Contact Us P: 949-371-4198

What You Need to Know about Cocaine Overdose

white powderCocaine is a very potent, addictive drug that is derived from the leaves of the coca plant. Using cocaine pushes the brain to produce large amounts of dopamine, a chemical associated with feelings of pleasure and produces a sense of euphoria or more commonly called a chemical “high.”

As early as 3,000 years BC people knew coca as a powerful stimulant in South America. Coca leaves were chewed by the Incas at that time to counter the effects of living in thin oxygen by speeding up breathing.

At present, cocaine is generally known as highly illegal, something that would mean jail time at the very least. However, cocaine actually has legitimate medical purposes. Doctors commonly use cocaine to stop nosebleeds, and for pain control before minor nose surgery. At the same time, cocaine can be used as anesthesia.

Using pure cocaine will very likely result in overdose or even death. That is why drug pushers will usually mix cocaine with a white powder such as cornstarch, flour or talcum powder. Mixing cocaine with other powder will also mean having more to sell and making a bigger profit.

~ Call Chapters Capistrano Today for more Information 949-371-4198 ~

What Causes Cocaine Overdose?

Cocaine will get a user hooked from the very first use. And as time goes on, you will want to continue using cocaine and in larger doses.

Cocaine binges are particularly dangerous because they can last for days at a time. This can lead a user to suspend the regular maintenance functions of the body such as eating, drinking and sleeping.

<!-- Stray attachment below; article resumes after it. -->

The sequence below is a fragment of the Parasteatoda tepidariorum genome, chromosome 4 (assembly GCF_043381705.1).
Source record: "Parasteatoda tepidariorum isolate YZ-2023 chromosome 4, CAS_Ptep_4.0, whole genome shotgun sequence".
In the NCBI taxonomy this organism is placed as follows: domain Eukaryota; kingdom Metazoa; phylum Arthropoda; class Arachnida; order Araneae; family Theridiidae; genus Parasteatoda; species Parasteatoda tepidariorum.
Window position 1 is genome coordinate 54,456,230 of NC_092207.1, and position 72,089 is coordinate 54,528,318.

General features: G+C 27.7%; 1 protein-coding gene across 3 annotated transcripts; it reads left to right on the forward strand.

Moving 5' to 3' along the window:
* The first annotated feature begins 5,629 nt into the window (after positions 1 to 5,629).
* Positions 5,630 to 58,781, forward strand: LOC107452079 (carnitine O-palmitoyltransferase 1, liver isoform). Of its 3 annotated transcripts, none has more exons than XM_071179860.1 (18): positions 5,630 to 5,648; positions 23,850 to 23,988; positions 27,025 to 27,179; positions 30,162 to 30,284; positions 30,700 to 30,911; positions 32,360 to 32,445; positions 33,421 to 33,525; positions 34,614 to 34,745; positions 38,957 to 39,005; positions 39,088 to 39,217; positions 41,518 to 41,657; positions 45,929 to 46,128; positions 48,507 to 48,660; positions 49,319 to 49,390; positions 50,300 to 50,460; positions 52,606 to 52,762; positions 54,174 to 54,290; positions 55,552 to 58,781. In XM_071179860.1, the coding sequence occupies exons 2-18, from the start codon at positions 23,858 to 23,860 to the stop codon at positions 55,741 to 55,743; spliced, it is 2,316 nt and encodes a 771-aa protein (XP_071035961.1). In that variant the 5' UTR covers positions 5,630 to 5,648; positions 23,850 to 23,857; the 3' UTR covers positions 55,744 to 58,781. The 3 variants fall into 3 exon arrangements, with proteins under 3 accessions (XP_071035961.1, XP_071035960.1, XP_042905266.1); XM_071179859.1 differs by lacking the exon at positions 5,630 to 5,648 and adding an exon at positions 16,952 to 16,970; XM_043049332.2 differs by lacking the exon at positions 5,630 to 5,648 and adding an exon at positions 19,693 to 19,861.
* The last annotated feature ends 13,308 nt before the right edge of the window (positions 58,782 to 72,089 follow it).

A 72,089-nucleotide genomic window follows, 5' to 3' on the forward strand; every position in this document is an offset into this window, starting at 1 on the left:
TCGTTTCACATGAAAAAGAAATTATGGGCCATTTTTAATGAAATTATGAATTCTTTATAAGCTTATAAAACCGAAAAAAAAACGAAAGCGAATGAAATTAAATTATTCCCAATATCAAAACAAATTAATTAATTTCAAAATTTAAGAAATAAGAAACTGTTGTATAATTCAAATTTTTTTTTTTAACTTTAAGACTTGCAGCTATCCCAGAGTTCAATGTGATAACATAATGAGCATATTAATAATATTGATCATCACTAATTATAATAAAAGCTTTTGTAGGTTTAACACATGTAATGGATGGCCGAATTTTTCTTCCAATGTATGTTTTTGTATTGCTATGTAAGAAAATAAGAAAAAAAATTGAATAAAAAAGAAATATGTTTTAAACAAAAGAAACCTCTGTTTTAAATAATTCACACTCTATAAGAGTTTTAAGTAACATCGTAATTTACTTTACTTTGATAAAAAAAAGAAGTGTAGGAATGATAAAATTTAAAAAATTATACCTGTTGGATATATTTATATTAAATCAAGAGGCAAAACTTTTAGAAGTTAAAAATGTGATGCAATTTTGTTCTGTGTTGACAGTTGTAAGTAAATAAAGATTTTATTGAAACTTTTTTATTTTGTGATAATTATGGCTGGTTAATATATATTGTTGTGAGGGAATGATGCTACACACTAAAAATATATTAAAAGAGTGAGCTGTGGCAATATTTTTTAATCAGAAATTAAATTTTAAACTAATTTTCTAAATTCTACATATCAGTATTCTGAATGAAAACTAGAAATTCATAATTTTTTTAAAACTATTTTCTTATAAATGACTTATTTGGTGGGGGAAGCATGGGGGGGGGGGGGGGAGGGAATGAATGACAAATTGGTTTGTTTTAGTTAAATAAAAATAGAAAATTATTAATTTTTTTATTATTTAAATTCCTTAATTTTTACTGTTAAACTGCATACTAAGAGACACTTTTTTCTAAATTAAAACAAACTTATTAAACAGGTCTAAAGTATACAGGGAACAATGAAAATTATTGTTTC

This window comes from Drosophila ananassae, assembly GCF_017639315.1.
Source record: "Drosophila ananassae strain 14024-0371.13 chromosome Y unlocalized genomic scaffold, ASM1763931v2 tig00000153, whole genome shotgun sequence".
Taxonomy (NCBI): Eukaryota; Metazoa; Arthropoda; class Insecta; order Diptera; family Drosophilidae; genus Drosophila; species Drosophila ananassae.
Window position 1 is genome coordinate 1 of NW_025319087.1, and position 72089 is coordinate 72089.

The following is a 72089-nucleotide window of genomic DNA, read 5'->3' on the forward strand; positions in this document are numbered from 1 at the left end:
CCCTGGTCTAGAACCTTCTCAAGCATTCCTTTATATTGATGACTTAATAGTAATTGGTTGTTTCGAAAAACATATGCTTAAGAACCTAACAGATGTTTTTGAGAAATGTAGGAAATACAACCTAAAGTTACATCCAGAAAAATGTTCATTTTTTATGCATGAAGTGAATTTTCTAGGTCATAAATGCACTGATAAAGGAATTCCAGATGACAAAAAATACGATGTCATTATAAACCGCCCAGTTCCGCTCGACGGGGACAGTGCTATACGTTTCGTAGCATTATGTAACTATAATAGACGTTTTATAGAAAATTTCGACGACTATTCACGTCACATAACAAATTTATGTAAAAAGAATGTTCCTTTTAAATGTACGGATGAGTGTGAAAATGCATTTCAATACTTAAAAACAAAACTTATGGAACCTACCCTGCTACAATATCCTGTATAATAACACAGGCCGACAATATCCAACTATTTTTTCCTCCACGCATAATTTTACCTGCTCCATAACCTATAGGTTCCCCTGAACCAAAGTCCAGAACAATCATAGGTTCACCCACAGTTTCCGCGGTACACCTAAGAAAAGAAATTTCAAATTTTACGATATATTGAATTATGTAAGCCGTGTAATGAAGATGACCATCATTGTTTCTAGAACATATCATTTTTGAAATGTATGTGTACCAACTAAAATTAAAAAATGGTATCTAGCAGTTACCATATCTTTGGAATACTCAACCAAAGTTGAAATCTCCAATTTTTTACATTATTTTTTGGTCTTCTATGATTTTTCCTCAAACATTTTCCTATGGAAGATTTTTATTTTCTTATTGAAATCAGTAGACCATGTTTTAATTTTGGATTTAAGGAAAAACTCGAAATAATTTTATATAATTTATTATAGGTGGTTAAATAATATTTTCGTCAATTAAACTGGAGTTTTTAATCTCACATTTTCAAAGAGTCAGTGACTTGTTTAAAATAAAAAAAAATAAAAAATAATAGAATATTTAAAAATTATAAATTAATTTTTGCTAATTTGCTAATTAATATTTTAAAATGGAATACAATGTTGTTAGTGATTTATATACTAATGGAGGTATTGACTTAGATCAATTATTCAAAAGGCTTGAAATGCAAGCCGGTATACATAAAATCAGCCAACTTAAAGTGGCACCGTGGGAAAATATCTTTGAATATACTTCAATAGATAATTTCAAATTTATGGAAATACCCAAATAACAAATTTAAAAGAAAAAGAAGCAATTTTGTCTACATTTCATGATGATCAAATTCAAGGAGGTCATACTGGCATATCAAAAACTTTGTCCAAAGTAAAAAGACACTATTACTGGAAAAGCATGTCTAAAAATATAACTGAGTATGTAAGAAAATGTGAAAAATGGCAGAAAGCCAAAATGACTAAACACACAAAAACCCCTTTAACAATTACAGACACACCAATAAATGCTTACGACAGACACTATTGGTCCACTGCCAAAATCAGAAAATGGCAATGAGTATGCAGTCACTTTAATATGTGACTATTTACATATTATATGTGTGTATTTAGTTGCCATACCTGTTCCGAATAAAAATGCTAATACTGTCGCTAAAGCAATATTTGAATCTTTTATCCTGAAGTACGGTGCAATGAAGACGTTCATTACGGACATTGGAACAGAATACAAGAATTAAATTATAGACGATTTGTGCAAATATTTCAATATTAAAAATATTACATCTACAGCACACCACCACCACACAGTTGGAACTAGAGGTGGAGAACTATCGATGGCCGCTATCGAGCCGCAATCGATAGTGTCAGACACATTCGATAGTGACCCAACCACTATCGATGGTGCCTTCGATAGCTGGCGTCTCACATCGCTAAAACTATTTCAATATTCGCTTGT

In the 1500s, Spanish conquerors arrived in South America and discovered coca leaves could help them save on resources because it put slaves into a kind daze, where they worked harder in the gold mines and at the same time their appetites were suppressed.

However, using cocaine continuously and in large doses will pump too much poison into your system. This will lead to either serious mental and physical drug-induced disabilities or your body’s complete system shutdown.

Signs of Cocaine High

Cocaine intoxication is more than being high from this illegal stimulant. It basically implies that your whole body is now on the path towards decline. If not properly addressed, this will lead to severe mental or physical distress or worse.

Cocaine intoxication results from using a higher dose or a higher concentration of the drug. Cocaine intoxication can also come from using cocaine with certain other drugs or alcohol. It has also been found that using cocaine during hot weather is more harmful because it leads to quicker and more severe dehydration.

Some signs of cocaine intoxication include: 

  1. Anxiety
  2. Enlarged pupils
  3. Fever and sweating
  4. Hyperactivity and talkativeness
  5. Excitability
  6. Nausea
  7. Vomiting

Signs of A Cocaine Overdose

cocaine imageThere are both physical and mental signs of a cocaine overdose. On the physical side, cocaine overdose can affect the brain, circulatory system, heart, kidneys, and the muscular system.

This means that a person suffering from an overdose may experience difficulty in breathing, chest pains, faster heart rate, nausea or vomiting, an increase in sweating, and in body temperature, seizures, and tremors.